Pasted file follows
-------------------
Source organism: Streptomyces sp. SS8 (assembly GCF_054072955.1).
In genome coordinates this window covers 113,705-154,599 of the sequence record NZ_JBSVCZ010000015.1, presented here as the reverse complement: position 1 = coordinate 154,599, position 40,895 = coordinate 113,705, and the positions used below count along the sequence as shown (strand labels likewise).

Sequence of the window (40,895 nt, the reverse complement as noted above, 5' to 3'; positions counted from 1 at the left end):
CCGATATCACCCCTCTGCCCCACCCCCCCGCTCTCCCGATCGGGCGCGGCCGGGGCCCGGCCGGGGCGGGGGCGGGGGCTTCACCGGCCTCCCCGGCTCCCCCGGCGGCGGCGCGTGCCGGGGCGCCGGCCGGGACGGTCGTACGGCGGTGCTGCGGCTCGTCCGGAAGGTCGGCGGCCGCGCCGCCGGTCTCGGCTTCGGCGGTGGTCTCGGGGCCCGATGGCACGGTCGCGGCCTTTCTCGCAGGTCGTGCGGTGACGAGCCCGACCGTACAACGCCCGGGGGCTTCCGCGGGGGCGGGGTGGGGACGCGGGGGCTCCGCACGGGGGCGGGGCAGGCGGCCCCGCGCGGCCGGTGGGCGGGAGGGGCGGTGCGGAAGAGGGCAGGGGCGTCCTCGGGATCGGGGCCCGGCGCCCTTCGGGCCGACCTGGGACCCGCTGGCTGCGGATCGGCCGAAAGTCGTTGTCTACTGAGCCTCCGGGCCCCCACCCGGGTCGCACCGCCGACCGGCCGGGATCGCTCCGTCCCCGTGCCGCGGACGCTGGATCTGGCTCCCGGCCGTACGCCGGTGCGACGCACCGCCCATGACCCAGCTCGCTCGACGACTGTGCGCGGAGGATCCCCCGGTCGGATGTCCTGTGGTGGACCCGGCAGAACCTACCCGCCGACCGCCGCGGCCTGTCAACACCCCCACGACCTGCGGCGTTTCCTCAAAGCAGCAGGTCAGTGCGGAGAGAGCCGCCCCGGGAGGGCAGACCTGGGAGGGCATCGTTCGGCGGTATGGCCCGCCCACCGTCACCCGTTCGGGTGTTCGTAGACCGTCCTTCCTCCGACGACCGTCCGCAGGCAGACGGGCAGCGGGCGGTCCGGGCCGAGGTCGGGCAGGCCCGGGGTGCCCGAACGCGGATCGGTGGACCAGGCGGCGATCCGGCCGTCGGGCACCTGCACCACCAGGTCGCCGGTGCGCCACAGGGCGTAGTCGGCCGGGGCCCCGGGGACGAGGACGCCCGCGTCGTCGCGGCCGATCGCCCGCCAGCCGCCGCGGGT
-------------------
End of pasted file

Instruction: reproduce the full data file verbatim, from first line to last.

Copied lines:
Source organism: Streptomyces sp. SS8 (assembly GCF_054072955.1).
In genome coordinates this window covers 113,705-154,599 of the sequence record NZ_JBSVCZ010000015.1, presented here as the reverse complement: position 1 = coordinate 154,599, position 40,895 = coordinate 113,705, and the positions used below count along the sequence as shown (strand labels likewise).

Sequence of the window (40,895 nt, the reverse complement as noted above, 5' to 3'; positions counted from 1 at the left end):
CCGATATCACCCCTCTGCCCCACCCCCCCGCTCTCCCGATCGGGCGCGGCCGGGGCCCGGCCGGGGCGGGGGCGGGGGCTTCACCGGCCTCCCCGGCTCCCCCGGCGGCGGCGCGTGCCGGGGCGCCGGCCGGGACGGTCGTACGGCGGTGCTGCGGCTCGTCCGGAAGGTCGGCGGCCGCGCCGCCGGTCTCGGCTTCGGCGGTGGTCTCGGGGCCCGATGGCACGGTCGCGGCCTTTCTCGCAGGTCGTGCGGTGACGAGCCCGACCGTACAACGCCCGGGGGCTTCCGCGGGGGCGGGGTGGGGACGCGGGGGCTCCGCACGGGGGCGGGGCAGGCGGCCCCGCGCGGCCGGTGGGCGGGAGGGGCGGTGCGGAAGAGGGCAGGGGCGTCCTCGGGATCGGGGCCCGGCGCCCTTCGGGCCGACCTGGGACCCGCTGGCTGCGGATCGGCCGAAAGTCGTTGTCTACTGAGCCTCCGGGCCCCCACCCGGGTCGCACCGCCGACCGGCCGGGATCGCTCCGTCCCCGTGCCGCGGACGCTGGATCTGGCTCCCGGCCGTACGCCGGTGCGACGCACCGCCCATGACCCAGCTCGCTCGACGACTGTGCGCGGAGGATCCCCCGGTCGGATGTCCTGTGGTGGACCCGGCAGAACCTACCCGCCGACCGCCGCGGCCTGTCAACACCCCCACGACCTGCGGCGTTTCCTCAAAGCAGCAGGTCAGTGCGGAGAGAGCCGCCCCGGGAGGGCAGACCTGGGAGGGCATCGTTCGGCGGTATGGCCCGCCCACCGTCACCCGTTCGGGTGTTCGTAGACCGTCCTTCCTCCGACGACCGTCCGCAGGCAGACGGGCAGCGGGCGGTCCGGGCCGAGGTCGGGCAGGCCCGGGGTGCCCGAACGCGGATCGGTGGACCAGGCGGCGATCCGGCCGTCGGGCACCTGCACCACCAGGTCGCCGGTGCGCCACAGGGCGTAGTCGGCCGGGGCCCCGGGGACGAGGACGCCCGCGTCGTCGCGGCCGATCGCCCGCCAGCCGCCGCGGGT